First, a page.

I have an 06 and there appears to be a few changes in the electrics compared to what I am seeing in this forum. R/R is mounted on the frame up the front of the bike, and the 30amp fuse has the same size cable coming into, and out of it. That is two things I have noticed so far.

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The best way to diagnose if this fix is needed is to test the voltage at the battery, then again at this connector. The two should be the same. If the RR connector is lower, it will be forcing the RR/Generator to produce more energy than is needed.

Nice writeup Ken, too bad it came a few days too late to save me about an hour worth of looking to find mine. I also relayed mine(the original is switched power) and fused it(the original is fused as well)

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  • 4 weeks later...
  • Member Contributer
OK, I performed the monitor wire and front harness ground bypass mod this afternoon. The monitor wire mod did buy me a few tenths of a volt but the voltage drop still occurs with the high beams and cooling fan running. At 2000 RPM it drops from 14.3 to 13.7 with both running and the grips powered. This is very acceptable so I'm not going to fret the drop. Dunno why it behaves differently than Jeremy's (and I don't care as long as it isn't discharging.) :goofy:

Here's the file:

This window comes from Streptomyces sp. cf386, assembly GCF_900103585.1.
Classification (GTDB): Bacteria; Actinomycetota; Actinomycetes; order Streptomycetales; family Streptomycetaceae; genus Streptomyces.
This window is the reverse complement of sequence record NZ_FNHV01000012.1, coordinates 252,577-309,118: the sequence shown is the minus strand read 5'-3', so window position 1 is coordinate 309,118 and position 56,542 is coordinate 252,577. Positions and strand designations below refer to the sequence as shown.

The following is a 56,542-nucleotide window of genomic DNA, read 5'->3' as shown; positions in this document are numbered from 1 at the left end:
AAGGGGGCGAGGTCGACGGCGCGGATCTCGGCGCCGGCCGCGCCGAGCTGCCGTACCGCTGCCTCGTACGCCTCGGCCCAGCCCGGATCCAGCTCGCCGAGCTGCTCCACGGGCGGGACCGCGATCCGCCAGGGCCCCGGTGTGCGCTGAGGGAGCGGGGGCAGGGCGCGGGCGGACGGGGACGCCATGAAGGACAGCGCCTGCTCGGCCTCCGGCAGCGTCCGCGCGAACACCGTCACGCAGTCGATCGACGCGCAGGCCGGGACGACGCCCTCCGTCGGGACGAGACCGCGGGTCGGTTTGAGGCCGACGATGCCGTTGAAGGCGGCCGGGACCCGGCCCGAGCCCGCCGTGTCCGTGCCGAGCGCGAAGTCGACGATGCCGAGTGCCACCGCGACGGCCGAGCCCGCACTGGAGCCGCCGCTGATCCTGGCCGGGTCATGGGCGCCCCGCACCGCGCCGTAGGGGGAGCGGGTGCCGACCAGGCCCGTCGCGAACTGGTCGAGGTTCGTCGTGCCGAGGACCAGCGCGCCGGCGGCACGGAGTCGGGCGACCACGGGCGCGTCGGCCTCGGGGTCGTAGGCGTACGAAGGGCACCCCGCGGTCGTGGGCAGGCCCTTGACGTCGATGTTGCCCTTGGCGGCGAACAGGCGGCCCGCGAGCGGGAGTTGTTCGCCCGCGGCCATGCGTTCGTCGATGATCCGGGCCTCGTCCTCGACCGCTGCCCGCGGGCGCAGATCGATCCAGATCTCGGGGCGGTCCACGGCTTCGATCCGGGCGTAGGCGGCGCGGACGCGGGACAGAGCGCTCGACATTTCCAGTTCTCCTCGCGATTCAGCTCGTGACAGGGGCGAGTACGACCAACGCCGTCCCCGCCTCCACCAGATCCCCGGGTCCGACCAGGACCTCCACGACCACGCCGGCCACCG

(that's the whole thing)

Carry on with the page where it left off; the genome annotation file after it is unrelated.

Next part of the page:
I would suggest that a voltage of 13.7 with all those things pulling juice is a VERY good result. You would find that it can't maintain over 14 volts since at those revolutions the stator can't pump out enough to keep the volts up that high. 13.7 is still charging the battery - so this is excellent. As for myself, my charging system can't reach 12.6 volts at idle when the engine is hot, and I think it's the stator. At all other conditions (higher revs, or cold engine at idle), mine hits 14.3 volts.

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  • 1 month later...
I just got a recall notice from Honda saying that some wiring components need to be replaced and I should not ride the bike. It goes on to say that if I must ride the bike I should not use the high beams.

see recall post:

http://www.vfrdiscussion.com/forum/index.p...c=35937&hl=

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I have 04, and was wondering after I get the recall on the electric harness done, will I need to do the mod? or will the replacing of the harness fix this problem

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I have 04, and was wondering after I get the recall on the electric harness done, will I need to do the mod? or will the replacing of the harness fix this problem

I would say that Honda's recall is extremely unlikely to fix the monitor wire and the 30 amp fuse problem. They make no mention of these issues, and will only replace the main harness if it has damage from the ground issue at the blue connector.

I was wrong. The recall does appear to fix the blue connector, r/r monitor wire, and 30 amp fuse problems.

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  • 4 months later...
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K. Can't find my post. Just wanted to update you-all. I did the monitor wire fix w/5amp fuse in-line. Also ran 2 pwr wires to R/R with inline fuses. One was 20 amp, the other a 30. (not to vex myself), but ALL IS WELL. :thumbsup: Thanks Ken, Jeremy, and Jason!!!!!!!!!!!!

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  • 1 month later...
  • Member Contributer